But across the nation and particularly in California, young voters mostly haven't. A dismal 8.2% of the state's eligible 18-to-24-year-olds voted in November 2014, the last statewide general election, making up just 4% of voters that year. Nearly half of young people statewide didn't even bother to register to vote.
Two UC Berkeley students are looking to change that.
A new proposed law drafted by the Berkeley law students and co-authored by a pair of Bay Area legislators would automatically register students at the state's public colleges and universities when they sign up for classes online.
The state already is on the cusp of implementing its new automated "motor voter" registration law that could place millions of new voters on the rolls.
But this new effort is aimed at getting the youth vote — which, while much smaller, has been perennially pegged as a sort of sleeping giant — to turn out in bigger numbers.
"The biggest key with any constituency is meeting people where they're at, and young people are a demographic that is so reliant on technology," said Paul Monge, 26, in his first year at UC Berkeley Law.
Over his recent winter break, Monge was mulling how to convince his peers to participate in elections. He and classmate Cindy Dinh, 27, did some research and wasted no time putting their law classes to use, drafting legislative language and typing up a 6-page proposal to circulate among friends for feedback.
By early February, they'd met with several lawmakers in Sacramento and submitted the proposal to Assemblyman David Chiu (D-San Francisco) as part of a "There Ought To Be a Law" contest.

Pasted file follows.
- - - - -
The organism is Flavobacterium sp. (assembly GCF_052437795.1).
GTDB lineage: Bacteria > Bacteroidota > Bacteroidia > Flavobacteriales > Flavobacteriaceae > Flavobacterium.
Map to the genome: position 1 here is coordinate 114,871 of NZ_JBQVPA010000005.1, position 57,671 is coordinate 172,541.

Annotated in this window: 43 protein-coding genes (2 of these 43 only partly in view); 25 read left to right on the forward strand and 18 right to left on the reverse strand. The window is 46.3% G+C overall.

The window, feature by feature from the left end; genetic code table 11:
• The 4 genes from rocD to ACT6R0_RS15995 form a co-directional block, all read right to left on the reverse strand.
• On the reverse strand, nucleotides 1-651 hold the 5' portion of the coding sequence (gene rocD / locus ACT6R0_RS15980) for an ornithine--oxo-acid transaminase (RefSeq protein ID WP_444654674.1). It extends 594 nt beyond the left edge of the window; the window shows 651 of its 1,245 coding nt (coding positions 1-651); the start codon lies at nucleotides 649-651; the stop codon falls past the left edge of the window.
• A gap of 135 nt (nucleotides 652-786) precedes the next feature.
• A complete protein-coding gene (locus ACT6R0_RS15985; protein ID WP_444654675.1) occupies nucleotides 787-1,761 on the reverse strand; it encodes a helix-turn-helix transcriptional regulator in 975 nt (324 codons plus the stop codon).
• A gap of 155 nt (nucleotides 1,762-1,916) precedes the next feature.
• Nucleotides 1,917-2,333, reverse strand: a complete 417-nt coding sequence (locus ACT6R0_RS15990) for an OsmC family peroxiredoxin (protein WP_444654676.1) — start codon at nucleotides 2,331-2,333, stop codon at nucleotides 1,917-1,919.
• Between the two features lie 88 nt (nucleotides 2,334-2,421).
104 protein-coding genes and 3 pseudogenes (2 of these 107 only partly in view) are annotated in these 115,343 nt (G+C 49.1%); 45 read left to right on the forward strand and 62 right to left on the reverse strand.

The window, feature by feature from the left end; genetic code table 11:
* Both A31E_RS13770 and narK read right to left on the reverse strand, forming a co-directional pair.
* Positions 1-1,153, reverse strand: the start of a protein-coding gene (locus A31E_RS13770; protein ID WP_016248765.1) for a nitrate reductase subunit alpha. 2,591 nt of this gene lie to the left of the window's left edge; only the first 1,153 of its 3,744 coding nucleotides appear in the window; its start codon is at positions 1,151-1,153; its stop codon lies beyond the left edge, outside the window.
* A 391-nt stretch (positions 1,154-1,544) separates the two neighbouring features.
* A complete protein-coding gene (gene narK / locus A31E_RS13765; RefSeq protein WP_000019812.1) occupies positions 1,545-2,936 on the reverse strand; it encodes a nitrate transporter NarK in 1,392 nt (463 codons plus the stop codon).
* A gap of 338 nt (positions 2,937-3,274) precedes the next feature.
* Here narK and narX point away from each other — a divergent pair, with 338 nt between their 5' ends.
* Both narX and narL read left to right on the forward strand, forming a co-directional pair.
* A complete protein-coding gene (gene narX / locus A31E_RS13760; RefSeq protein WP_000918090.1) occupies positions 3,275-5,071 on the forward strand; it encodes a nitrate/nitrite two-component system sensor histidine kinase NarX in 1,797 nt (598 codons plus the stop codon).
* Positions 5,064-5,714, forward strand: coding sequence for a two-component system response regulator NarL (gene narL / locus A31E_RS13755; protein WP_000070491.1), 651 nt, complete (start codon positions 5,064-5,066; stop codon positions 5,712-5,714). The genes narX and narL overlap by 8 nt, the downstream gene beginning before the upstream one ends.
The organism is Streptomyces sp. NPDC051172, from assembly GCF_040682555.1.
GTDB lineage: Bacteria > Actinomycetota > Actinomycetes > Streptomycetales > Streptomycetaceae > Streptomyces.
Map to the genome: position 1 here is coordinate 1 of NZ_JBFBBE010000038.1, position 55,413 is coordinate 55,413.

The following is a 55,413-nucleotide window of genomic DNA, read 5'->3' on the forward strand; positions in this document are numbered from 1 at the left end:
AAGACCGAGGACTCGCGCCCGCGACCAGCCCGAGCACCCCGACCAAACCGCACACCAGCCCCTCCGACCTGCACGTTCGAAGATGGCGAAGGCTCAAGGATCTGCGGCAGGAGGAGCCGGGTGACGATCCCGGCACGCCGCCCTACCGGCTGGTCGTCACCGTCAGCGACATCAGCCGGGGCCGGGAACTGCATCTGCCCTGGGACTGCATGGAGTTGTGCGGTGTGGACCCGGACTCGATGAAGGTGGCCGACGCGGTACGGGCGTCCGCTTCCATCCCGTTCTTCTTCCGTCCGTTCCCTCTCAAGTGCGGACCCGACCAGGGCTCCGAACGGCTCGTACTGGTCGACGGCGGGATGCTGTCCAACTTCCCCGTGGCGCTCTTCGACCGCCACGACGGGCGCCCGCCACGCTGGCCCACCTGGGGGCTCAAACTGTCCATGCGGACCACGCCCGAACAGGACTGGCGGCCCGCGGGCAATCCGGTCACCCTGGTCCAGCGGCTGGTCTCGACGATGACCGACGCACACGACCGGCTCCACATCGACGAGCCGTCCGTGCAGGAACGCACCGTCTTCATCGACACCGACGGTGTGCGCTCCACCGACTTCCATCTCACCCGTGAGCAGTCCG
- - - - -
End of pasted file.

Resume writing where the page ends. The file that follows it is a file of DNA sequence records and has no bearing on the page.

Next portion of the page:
Chiu and Assemblyman Rob Bonta (D-Alameda) plan to co-author the Student Voting Act based on Monge and Dinh's idea. Chiu has filed a placeholder bill with skeleton language.
"These students want to see more of their friends and colleagues registered to vote and educated about the voting process," Chiu said in a statement. "They did their research and found a great solution to get more young people registered and to the polls, and I look forward to working with them on this worthy effort."
California Secretary of State Alex Padilla said he has also been in talks with officials at the state's three public college systems to see what steps can be taken on a voluntary basis.
The idea of linking voter registration to class enrollment isn't new. More than a decade ago, the state's community colleges established a pilot program that mailed pre-filled voter registration cards to students who indicated online that they were interested. The program was discontinued in 2009.
Today, all three campus systems — the University of California, the California State University, and California Community Colleges provide links on their websites to the state's online voter registration page. Last year, fewer than 15,000 were registered to vote that way — a drop in the bucket given there are more than 3.5 million eligible youth voters.